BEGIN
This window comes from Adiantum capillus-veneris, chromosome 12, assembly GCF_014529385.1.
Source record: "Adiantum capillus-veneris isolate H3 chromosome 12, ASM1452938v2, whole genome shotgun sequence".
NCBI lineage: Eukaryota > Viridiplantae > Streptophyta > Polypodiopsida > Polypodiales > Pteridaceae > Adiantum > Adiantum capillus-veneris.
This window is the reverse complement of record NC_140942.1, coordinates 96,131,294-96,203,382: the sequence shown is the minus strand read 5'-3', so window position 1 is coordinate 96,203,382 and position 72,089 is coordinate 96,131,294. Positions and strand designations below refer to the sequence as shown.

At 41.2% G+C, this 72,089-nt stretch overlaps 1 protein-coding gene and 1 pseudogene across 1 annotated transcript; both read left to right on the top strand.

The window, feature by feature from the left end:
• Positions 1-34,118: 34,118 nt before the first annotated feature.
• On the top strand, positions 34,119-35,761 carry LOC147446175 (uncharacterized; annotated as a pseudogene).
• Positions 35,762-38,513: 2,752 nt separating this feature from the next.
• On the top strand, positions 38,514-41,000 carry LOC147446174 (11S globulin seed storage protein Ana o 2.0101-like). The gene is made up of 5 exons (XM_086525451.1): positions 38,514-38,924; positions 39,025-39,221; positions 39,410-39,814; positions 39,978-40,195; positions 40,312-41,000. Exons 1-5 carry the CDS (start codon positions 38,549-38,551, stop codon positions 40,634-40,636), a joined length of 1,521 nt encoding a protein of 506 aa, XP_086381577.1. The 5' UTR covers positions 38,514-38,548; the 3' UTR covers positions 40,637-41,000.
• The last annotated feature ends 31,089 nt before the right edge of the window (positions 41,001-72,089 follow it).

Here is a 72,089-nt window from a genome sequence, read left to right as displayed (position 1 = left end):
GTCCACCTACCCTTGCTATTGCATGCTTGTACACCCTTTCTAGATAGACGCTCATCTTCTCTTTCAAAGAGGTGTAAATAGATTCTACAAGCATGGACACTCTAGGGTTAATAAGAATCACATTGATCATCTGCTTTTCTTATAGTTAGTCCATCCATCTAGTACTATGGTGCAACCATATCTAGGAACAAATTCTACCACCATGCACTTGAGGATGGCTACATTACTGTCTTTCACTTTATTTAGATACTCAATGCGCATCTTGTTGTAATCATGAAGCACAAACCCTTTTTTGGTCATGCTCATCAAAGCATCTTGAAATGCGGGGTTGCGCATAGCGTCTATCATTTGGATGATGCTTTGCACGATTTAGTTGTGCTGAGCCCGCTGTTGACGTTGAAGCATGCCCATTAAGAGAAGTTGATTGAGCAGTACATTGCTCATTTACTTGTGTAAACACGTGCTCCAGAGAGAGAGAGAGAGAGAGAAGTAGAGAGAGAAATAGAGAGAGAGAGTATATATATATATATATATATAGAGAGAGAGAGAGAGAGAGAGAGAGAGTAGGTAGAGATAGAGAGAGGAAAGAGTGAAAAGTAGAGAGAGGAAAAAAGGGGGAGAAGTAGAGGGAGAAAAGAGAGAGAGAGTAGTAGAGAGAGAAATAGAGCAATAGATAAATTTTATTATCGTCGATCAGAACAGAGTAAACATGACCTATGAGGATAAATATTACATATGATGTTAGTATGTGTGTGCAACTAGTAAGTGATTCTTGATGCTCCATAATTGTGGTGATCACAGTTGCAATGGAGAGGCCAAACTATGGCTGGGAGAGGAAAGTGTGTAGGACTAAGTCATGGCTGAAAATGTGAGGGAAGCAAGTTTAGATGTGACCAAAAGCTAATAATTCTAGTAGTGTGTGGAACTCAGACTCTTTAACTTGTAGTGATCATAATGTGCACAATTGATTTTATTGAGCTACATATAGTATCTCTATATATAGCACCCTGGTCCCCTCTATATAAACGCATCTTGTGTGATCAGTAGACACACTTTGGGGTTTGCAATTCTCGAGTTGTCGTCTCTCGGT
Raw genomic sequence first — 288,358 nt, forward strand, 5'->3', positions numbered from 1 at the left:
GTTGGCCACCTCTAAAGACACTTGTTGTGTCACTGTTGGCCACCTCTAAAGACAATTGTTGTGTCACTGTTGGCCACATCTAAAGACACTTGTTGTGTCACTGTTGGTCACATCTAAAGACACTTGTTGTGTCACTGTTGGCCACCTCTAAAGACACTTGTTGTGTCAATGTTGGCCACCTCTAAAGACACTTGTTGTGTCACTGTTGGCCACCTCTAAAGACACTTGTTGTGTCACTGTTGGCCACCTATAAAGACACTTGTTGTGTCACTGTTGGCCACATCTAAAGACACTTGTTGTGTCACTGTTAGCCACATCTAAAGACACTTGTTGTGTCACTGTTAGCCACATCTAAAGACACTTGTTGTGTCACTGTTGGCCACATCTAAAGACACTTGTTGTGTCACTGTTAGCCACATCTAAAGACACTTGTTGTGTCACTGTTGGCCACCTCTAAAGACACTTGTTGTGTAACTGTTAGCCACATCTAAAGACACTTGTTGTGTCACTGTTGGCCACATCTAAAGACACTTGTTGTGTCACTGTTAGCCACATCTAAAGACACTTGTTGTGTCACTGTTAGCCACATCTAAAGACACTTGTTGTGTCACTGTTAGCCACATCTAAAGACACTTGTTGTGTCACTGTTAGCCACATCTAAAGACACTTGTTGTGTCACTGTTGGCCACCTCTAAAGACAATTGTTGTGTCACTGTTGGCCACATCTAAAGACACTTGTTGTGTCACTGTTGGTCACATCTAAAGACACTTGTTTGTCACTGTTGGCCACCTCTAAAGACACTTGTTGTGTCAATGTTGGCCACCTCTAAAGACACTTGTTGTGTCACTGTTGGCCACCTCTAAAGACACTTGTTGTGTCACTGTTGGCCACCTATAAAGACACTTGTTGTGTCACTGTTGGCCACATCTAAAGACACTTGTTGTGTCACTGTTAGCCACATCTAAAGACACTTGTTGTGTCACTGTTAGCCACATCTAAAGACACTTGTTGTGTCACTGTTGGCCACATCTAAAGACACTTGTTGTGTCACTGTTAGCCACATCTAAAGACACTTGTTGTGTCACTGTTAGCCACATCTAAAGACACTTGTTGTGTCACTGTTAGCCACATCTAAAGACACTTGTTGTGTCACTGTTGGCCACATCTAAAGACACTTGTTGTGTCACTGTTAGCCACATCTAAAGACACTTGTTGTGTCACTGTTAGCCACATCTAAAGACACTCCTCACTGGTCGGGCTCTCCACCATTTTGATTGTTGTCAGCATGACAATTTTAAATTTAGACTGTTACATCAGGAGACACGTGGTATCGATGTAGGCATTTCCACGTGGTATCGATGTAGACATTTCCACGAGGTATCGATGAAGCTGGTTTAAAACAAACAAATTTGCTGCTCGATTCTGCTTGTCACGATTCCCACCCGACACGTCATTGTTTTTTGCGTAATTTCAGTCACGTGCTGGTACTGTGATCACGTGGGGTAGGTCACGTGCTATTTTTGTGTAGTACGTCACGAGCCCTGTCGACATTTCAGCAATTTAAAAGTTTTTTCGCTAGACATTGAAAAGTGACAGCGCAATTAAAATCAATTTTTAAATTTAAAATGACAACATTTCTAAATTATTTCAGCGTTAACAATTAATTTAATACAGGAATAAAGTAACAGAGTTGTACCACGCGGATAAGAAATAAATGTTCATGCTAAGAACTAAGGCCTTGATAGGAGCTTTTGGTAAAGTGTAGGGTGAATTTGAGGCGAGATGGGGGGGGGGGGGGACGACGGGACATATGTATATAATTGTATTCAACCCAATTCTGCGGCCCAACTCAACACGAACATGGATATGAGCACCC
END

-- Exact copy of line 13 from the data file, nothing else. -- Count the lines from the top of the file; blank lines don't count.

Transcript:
GTCCACCTACCCTTGCTATTGCATGCTTGTACACCCTTTCTAGATAGACGCTCATCTTCTCTTTCAAAGAGGTGTAAATAGATTCTACAAGCATGGACACTCTAGGGTTAATAAGAATCACATTGATCATCTGCTTTTCTTATAGTTAGTCCATCCATCTAGTACTATGGTGCAACCATATCTAGGAACAAATTCTACCACCATGCACTTGAGGATGGCTACATTACTGTCTTTCACTTTATTTAGATACTCAATGCGCATCTTGTTGTAATCATGAAGCACAAACCCTTTTTTGGTCATGCTCATCAAAGCATCTTGAAATGCGGGGTTGCGCATAGCGTCTATCATTTGGATGATGCTTTGCACGATTTAGTTGTGCTGAGCCCGCTGTTGACGTTGAAGCATGCCCATTAAGAGAAGTTGATTGAGCAGTACATTGCTCATTTACTTGTGTAAACACGTGCTCCAGAGAGAGAGAGAGAGAGAGAAGTAGAGAGAGAAATAGAGAGAGAGAGTATATATATATATATATATATAGAGAGAGAGAGAGAGAGAGAGAGAGAGTAGGTAGAGATAGAGAGAGGAAAGAGTGAAAAGTAGAGAGAGGAAAAAAGGGGGAGAAGTAGAGGGAGAAAAGAGAGAGAGAGTAGTAGAGAGAGAAATAGAGCAATAGATAAATTTTATTATCGTCGATCAGAACAGAGTAAACATGACCTATGAGGATAAATATTACATATGATGTTAGTATGTGTGTGCAACTAGTAAGTGATTCTTGATGCTCCATAATTGTGGTGATCACAGTTGCAATGGAGAGGCCAAACTATGGCTGGGAGAGGAAAGTGTGTAGGACTAAGTCATGGCTGAAAATGTGAGGGAAGCAAGTTTAGATGTGACCAAAAGCTAATAATTCTAGTAGTGTGTGGAACTCAGACTCTTTAACTTGTAGTGATCATAATGTGCACAATTGATTTTATTGAGCTACATATAGTATCTCTATATATAGCACCCTGGTCCCCTCTATATAAACGCATCTTGTGTGATCAGTAGACACACTTTGGGGTTTGCAATTCTCGAGTTGTCGTCTCTCGGT